Nothing paints a struggle quite like taking a moment to look at casualty and lost lists. There was never a more brutal fight between two nations like there was between Japan and the United States. The environments were fetid, swampy, inundated with natural predators and configured to hide indigenous defenders. Both soldiers were filled with national pride. The slug fest here was first manifest in the devastating raid on Pearl Harbor. Some 2,403 Americans died and 1,178 were wounded. Eighteen ships were sunk and that includes five battleships. Devastation lay everywhere, there was blood and oil in the water, smoke and rage in the air. And we were helpless to reach out and strike back immediately.
The Battle of Midway, is, in the opinion of this writer, the key turning point of World War II. Launched just 6 months after Pearl Harbor, it was a battle settled pretty much in 5 minutes when dive bombers from the Enterprise and Yorktown and the Hornet caught Kaga, the Akagi and the Soryu by surprise. The fact of the matter is that the Battle of Midway was another historical bellwether for the advantage being an industrial powerhouse made us. It was a bellwether for the advantage give during warfare of any industrial powerhouse. We did most of the damage to Imperial Japan and Russia threw the knockout blows against the Third Reich. But neither Japan nor Germany could out produce the US or the USSR.
That all said, Midway was an absolute disaster. The US lost the Yorktown, a single aircraft carrier, a destroyer and 307 men and 132 planes lost. The Japanese lost four large aircraft carriers, a heavy cruiser, 3500 men and 275 planes. Of the Japanese personnel that were lost many of them were the most experienced combat pilots in the Imperial Japanese Navy.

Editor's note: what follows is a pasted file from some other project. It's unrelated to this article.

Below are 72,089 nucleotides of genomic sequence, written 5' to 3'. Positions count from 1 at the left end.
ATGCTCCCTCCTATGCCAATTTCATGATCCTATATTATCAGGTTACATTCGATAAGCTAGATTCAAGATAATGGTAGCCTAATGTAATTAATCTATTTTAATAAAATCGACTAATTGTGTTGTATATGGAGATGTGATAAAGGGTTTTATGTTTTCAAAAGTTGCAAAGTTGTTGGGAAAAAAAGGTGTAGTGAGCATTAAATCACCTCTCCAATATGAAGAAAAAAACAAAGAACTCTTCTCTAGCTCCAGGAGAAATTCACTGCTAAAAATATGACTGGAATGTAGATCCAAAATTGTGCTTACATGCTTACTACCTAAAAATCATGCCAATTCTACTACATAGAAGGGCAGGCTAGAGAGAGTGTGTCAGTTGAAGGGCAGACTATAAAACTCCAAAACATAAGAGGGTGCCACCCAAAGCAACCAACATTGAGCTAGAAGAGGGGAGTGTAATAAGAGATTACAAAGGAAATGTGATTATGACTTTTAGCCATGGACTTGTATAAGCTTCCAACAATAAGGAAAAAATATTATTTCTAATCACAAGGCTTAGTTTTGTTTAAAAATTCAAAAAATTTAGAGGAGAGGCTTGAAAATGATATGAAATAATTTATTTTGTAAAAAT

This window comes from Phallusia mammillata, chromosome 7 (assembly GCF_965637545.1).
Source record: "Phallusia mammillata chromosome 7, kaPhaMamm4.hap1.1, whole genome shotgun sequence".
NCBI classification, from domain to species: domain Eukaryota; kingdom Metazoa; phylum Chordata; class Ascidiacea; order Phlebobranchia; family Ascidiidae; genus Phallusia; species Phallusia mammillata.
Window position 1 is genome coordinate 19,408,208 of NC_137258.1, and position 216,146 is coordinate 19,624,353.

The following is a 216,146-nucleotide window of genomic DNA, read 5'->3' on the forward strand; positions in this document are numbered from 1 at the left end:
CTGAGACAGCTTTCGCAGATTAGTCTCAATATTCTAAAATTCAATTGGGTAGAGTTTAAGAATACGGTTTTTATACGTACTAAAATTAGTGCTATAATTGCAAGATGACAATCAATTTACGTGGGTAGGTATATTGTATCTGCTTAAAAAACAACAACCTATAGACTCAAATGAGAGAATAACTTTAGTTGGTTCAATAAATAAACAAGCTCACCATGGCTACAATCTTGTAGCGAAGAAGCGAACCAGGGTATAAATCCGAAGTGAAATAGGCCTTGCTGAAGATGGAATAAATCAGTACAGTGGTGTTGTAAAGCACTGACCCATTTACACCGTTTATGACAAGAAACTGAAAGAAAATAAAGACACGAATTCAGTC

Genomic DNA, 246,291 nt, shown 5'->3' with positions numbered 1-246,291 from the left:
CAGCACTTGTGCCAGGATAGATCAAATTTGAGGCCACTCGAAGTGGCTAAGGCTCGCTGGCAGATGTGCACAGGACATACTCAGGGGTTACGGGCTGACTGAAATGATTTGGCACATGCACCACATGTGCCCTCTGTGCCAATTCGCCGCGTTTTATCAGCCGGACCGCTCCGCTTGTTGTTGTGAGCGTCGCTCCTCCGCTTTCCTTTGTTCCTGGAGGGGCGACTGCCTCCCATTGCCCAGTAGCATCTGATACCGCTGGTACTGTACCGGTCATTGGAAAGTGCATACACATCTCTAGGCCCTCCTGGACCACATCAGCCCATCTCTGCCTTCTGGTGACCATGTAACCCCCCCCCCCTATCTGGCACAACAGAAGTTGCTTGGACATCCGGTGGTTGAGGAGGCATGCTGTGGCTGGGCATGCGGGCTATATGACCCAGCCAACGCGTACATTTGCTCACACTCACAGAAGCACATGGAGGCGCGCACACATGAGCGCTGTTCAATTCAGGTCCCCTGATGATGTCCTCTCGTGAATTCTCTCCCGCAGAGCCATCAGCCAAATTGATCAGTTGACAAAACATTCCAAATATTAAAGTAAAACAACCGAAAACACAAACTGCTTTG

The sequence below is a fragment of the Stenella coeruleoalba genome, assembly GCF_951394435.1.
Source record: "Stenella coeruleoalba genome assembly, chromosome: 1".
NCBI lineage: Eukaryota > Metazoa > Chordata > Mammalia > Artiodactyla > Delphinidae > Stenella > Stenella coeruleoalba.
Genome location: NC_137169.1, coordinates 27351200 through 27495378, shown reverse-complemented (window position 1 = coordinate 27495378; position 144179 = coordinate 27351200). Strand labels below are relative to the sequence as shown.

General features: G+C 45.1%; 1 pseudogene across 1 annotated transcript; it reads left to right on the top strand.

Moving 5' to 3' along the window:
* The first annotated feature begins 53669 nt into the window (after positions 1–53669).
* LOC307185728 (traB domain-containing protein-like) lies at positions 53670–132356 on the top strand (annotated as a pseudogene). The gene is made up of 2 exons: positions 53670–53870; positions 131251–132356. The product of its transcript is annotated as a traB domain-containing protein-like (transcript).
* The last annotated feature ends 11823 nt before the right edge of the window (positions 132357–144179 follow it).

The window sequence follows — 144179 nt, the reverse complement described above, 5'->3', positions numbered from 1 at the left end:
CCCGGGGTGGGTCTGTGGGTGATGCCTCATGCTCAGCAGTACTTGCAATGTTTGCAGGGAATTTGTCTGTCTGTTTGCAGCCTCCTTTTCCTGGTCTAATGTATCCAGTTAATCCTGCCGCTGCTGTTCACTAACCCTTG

The Japanese navy was rather large at the outset of World War II and they still possessed five additional aircraft carriers, and six were under repair. The US had the Enterprise, the Hornet and the Lexington, plus 13 under construction.
Midway’s success allowed the US to invade Guadalcanal in August 1942 to prevent the Japanese from finishing a fortified runway there interdicting operations between Australia and US forces. During this struggle the Japanese launched a night raid on Rabaul which became the battle of Savo Island. Three US heavy cruisers, the Vincennes, the Astoria and the Quincy were sunk. The Australians lost the Canberra. US Commander Howard D. Bode shot himself later that next day.
The US had lost more than a thousand soldiers and had to give ground on Guadalcanal. The slug fest continued with a 50,000 man invasion led by Japanese Rear Admiral Tanaka and Lt. Genberal Haruyoshi Hyakutake. Thousands were lost on both sides, though the Marines were the deadliest force in the tough counterattacking. Gutting it out, we began to win the fight.
At the bitter end of it, General Orde Vandergrift was the hero of Guadalcanal. The Japanese lost 25,000 soldiers and the US lost 1,490 killed and 1,804 wounded. The Japanese lost 600 planes. In all, some 30,000 US lives and 8,000 British and Aussie and Indian soldiers died defeating Japan. After Guadalcanal, the slugfest continued on Tarawa, Saipan, Guam, Luzon, Iwo Jima.